TU Graz


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Thauren, Johannes - Theresiana (22/25)
Theodora Laskaris Theologische Lehranstalten


Theology: During the Renaissance, the end of Scholasticism, which was the basic doctrine of ethics in the Middle Ages, brought about a transformation of Christian theology. At the time of the Reformation, issues of apologetics were of primary importance, and the major focus of theology was on the systematic disciplines. Around the middle of the 18th  century, theology experienced a decline, which was finally overcome around the middle of the 19th  century and eventually led to the great achievements of theology in the 20th  century. Austria took a leading role in many theological disciplines, e.g. Mysticism. Well-known authorities on the critical interpretation of biblical literature were T. Ebendorfer, Nikolaus von Dinkelsbühl, H. Zschokke, Ä. Schöpfer, T. Innitzer, N. Schlögl, and C. Schedl. The most important dogmaticians included Heinrich Heinbuche von Langenstein, Heinrich von Oyta, Nikolaus von Cues, Petrus Canisius, and W. Lamormaini. A significant school of late Thomism developed in Salzburg under P. Mezger, A. Reding, and F. Sfondrati; the most important Austrian 20th century dogmatician is K. Rahner, who was theological consultant to the Second Vatican Council. Austria assumed a leading role in catechetics, and Petrus Canisius´ catechism editions served as a model for many catechisms up into the 20th  century. The religion-book movement in Austrian secondary schools, which was started by E. Zöllner, A. Hartl, and E. Krauss around 1890, influenced the catechisms in other countries. The psychological method used in Catholic religious instruction in schools today is also of Austrian origin (J. Kundi). Among the leading representatives of patrology are H. Rahner and, at the interface between bible studies, patrology, and oriental studies, J. B. Bauer; in oriental studies K. Schubert is also important, and in the study of religion Cardinal F. König. Since the university reforms instituted by Maria Theresia, Church history has been an independent discipline at the university departments of theology. Of significance are F. L. Stolberg´s history of the Church (15 vols.), L. Pastor´s papal history (16 vols.), F. Maass´ research on Josephinism, and E. Tomek´s history of the Catholic Church in Austria. Pastoral theology as an independent discipline of theology also has its roots in Austria; J. Feigerle, H. Swoboda, and M. Pfliegler ,as well as F. Klostermann, became leading representatives of this discipline. Important contributions to the field of moral theology came from H. Noldin, E. Müller, F. M. Schindler and I. Seipel, in fundamental theology from A. Michelitsch, M. J. Pohl, and A. Mitterer, and in canon law from J. Fessler, R. Scherer, and J. Haring. The Liturgical Movement, whose goal was the renewal of the Church liturgy, initiated by P. Parsch, was taken up by the Second Vatican Council and applied to the entire Catholic Church, an important contribution coming from J. A. Jungmann.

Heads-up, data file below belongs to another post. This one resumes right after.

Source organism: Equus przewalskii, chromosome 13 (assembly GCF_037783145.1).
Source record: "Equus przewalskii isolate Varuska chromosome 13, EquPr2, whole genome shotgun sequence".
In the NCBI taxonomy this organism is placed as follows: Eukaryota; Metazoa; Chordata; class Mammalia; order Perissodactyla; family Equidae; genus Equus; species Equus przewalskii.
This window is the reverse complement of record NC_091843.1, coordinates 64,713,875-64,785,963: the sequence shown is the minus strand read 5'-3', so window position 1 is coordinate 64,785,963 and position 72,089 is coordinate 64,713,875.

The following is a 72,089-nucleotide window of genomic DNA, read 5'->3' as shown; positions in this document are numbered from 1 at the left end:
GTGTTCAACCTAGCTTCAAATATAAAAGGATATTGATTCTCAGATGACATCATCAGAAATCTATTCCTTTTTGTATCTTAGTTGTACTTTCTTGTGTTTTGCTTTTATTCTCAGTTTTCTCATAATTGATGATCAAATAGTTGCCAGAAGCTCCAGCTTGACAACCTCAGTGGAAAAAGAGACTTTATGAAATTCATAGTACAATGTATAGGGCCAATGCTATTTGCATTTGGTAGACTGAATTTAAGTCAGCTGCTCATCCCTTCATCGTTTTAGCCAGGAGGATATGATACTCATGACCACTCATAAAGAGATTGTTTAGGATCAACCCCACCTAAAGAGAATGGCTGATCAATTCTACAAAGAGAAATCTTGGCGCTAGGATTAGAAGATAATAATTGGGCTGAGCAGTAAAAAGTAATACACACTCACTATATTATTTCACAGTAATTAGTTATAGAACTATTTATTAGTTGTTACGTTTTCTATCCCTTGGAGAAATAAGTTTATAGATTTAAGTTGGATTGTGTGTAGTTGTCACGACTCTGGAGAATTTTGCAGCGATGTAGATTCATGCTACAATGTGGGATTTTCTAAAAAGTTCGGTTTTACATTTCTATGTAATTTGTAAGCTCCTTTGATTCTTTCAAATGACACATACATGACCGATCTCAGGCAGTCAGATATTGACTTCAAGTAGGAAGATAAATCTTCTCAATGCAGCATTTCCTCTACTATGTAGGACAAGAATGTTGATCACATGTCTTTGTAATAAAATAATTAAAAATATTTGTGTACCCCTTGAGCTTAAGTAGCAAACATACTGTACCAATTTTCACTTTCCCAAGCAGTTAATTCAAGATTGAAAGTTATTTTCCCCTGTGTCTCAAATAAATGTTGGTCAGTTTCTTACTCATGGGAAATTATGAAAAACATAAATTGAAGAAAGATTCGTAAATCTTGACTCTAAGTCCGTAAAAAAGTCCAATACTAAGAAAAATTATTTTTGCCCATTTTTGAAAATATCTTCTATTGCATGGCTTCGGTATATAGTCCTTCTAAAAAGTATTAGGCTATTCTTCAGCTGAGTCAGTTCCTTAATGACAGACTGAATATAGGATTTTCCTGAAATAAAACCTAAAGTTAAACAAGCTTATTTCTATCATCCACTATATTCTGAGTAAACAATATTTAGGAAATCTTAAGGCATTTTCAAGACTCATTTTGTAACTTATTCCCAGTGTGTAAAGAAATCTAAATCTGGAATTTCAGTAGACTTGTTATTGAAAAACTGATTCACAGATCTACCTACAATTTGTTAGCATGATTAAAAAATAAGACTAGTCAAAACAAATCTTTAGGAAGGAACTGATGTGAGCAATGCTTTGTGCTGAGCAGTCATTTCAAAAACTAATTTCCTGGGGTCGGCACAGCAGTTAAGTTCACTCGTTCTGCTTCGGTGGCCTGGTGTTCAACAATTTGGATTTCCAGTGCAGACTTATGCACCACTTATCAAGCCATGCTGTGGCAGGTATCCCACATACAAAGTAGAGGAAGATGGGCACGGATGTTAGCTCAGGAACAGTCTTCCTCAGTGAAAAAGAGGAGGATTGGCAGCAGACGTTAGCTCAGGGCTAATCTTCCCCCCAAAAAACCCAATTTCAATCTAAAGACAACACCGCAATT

Theology is taught and researched in Austria at the faculties of Catholic theology of the Universities of Vienna (since 1384), Graz (since 1585, interrupted 1939-1945), Salzburg (since 1617), and Innsbruck (1671-1822 and since 1857), as well as at the Universities of Catholic Theology in Linz and St. Pölten. There are also theological training institutes in Heiligenkreuz and St. Gabriel (Mödling). Among the periodical publications in this field, the Innsbruck-based "Zeitschrift für katholische Theologie", the religious studies magazine "Kairo", published in Salzburg, the quarterly "Theologisch-praktische Quartalschrift" in Linz, the magazine "Wort und Wahrheit", which was published in Vienna until 1973, and the "Ökumenisches Forum", published in Graz, deserve particular mention.

The University of Vienna has a Faculty of Theology, Protestant ( (Protestantism).

Literature: J. Nedbal, Die theologische Wissenschaft, in: Kirche in Österreich 1918-1965, 1966; Die katholische Kirche in Österreich, Almanach, 1992.

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